New Zealand Law Society - Question the status quo from every angle: Suzie Sneddon, Founder & Director, Base Law

Question the status quo from every angle: Suzie Sneddon, Founder & Director, Base Law

Question the status quo from every angle: Suzie Sneddon, Founder & Director, Base Law

Andrew King continues his series talking to legal innovators. This week Suzie Sneddon explains how the Base Law’s non-hierarchical model gives them more control over their billing, types of work and their schedule - working remotely and flexibly.

Tell us about yourself?

I am the founder and director of Base Law, a new type of legal model in the private client space.  Base Law focuses on providing better service and value to clients but also, and most importantly, provides a new and better way for senior private client lawyers to practice.

I began my legal career in 2003 in a commercial law team at a top-tier firm. But my desire to help individuals resulted in me specialising in private client legal work.

My sister, together with her young family, suffered a helicopter accident in 2015.  This was the catalyst for a new focus and passion for me - making base fundamental legal documents more accessible and affordable to all New Zealanders.

I worked with a SaaS (software as a service) company, developing online wills and enduring power of attorney documents. But the risks of DIY legal documents, when not combined with the right professional legal advice, quickly became apparent.

Concurrently becoming a mother prompted me to question the status quo of the traditional legal model and to seek a new way to practice law. One which would give me more flexibility, greater returns and better outcomes in both work and life.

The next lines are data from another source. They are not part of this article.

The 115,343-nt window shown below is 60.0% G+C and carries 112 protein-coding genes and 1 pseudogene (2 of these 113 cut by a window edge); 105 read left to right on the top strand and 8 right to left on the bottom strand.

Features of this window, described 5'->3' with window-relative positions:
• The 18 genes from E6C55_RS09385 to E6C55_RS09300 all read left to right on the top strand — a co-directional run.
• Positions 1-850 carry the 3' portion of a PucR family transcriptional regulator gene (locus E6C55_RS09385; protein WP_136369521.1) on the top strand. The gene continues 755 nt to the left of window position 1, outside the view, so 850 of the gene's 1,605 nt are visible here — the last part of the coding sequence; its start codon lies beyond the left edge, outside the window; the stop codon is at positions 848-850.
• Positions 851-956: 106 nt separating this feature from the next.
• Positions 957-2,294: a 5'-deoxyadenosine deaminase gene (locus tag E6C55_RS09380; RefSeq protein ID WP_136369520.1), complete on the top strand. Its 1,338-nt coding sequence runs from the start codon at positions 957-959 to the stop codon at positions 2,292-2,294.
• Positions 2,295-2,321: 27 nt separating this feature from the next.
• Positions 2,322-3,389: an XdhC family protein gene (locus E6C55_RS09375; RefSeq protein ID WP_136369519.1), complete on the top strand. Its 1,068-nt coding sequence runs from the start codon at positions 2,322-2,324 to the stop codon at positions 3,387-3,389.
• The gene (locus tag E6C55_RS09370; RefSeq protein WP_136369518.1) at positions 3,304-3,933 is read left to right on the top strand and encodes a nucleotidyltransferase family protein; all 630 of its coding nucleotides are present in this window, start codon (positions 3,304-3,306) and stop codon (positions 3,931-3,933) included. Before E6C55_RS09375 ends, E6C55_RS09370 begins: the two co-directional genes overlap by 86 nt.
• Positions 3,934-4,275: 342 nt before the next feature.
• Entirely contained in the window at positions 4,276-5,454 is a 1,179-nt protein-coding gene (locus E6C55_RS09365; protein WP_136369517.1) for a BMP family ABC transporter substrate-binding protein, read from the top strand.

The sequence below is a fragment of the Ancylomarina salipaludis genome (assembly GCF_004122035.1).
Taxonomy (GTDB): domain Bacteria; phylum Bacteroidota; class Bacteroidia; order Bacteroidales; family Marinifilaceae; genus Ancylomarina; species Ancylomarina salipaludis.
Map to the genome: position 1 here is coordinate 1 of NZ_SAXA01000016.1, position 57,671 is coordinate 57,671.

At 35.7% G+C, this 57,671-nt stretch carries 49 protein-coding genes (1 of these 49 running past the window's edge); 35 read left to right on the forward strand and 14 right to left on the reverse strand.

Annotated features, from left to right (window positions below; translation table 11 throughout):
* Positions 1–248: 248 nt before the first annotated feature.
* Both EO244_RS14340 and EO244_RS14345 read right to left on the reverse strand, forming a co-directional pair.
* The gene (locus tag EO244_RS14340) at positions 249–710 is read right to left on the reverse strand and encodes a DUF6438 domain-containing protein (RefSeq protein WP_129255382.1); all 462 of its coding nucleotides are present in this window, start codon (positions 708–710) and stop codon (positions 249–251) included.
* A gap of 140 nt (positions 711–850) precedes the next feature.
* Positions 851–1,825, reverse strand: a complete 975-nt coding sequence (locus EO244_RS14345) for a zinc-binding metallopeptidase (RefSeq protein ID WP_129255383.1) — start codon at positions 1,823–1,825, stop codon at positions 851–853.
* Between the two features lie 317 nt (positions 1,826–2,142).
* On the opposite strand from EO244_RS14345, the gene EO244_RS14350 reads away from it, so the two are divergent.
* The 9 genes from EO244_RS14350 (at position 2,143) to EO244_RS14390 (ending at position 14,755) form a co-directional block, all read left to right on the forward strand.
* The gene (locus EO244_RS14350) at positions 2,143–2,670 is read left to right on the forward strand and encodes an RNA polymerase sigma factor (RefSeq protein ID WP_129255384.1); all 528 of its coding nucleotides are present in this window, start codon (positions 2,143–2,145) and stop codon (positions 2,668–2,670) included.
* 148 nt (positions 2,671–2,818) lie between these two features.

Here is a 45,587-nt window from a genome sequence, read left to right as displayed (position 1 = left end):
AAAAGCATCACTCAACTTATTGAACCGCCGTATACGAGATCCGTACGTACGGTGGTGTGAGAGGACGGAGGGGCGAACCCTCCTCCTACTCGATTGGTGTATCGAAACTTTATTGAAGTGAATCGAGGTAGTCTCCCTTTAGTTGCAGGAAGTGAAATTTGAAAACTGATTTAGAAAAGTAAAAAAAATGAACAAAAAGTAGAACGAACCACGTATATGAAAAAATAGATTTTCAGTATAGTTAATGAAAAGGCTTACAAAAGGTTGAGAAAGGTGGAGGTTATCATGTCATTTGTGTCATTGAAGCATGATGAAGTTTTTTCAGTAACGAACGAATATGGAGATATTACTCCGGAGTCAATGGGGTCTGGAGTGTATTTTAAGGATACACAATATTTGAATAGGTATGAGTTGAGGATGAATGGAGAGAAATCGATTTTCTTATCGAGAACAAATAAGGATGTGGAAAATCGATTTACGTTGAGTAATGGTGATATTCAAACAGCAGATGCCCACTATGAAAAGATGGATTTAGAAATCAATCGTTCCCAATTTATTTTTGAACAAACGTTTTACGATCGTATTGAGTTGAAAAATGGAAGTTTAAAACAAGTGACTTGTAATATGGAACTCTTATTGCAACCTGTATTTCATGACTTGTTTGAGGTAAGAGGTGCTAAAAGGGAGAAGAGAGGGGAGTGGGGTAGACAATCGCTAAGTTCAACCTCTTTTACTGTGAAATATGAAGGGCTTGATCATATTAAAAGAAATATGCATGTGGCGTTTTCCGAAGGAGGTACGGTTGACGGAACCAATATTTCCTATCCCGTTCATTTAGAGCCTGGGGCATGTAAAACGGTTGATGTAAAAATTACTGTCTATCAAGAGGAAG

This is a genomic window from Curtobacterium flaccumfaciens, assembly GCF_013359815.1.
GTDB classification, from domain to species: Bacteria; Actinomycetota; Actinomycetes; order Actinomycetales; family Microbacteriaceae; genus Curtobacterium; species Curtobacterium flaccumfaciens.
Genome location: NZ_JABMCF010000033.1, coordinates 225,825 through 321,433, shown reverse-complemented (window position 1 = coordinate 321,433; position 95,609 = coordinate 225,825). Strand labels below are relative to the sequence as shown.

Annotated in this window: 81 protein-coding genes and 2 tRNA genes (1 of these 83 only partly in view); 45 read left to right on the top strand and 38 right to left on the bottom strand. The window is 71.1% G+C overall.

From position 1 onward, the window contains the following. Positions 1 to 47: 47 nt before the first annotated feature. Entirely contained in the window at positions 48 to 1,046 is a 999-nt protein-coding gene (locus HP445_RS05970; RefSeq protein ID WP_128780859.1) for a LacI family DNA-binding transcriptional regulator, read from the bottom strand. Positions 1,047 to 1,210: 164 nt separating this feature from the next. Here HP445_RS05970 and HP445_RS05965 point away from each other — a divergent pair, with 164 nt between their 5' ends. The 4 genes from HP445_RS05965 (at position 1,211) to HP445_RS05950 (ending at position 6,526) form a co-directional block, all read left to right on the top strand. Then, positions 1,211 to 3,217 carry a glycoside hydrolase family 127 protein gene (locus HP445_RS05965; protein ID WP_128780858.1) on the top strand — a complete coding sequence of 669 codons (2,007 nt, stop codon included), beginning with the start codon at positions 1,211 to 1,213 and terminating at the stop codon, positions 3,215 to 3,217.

My focus changed to empowering and enabling senior lawyers by offering a different legal model, one which would not only make fundamental legal services more accessible and affordable to clients but would also give other fellow senior solicitors the opportunity to reach their full potential (both professionally and personally) by enabling them to practice law differently too.

What challenges are organisations facing in how they deliver legal services?

I think clients are seeking better direct access to their lawyers. Corporate structures are falling away, and clients see gatekeepers and support staff as barriers.

We are moving along the continuum towards a paperless workplace, reducing the need for floor space and through new technologies, reducing the need for as many admin staff and juniors.

The pressure to deliver more value within fixed fees is heightening the need for efficiency, automation, and lower overheads. My feedback is that clients no longer want the bells and whistles of a fancy law firm office, an intimidating lawyer in a suit, and a receptionist bringing them coffee.  They simply want a legal solution and a relationship with their legal professional.

There is an increasing demand for flexibility - both for clients and lawyers alike – as to when, where and how they provide and receive legal services.

How have you adapted how you work?

I established a new legal model to address these challenges. Most senior lawyers are highly self-motivated and can get significant legal work accomplished, provided they are free to determine how, when and where they do it. A flexible working philosophy, coupled with strategic use of technology, is central to Base Law’s model.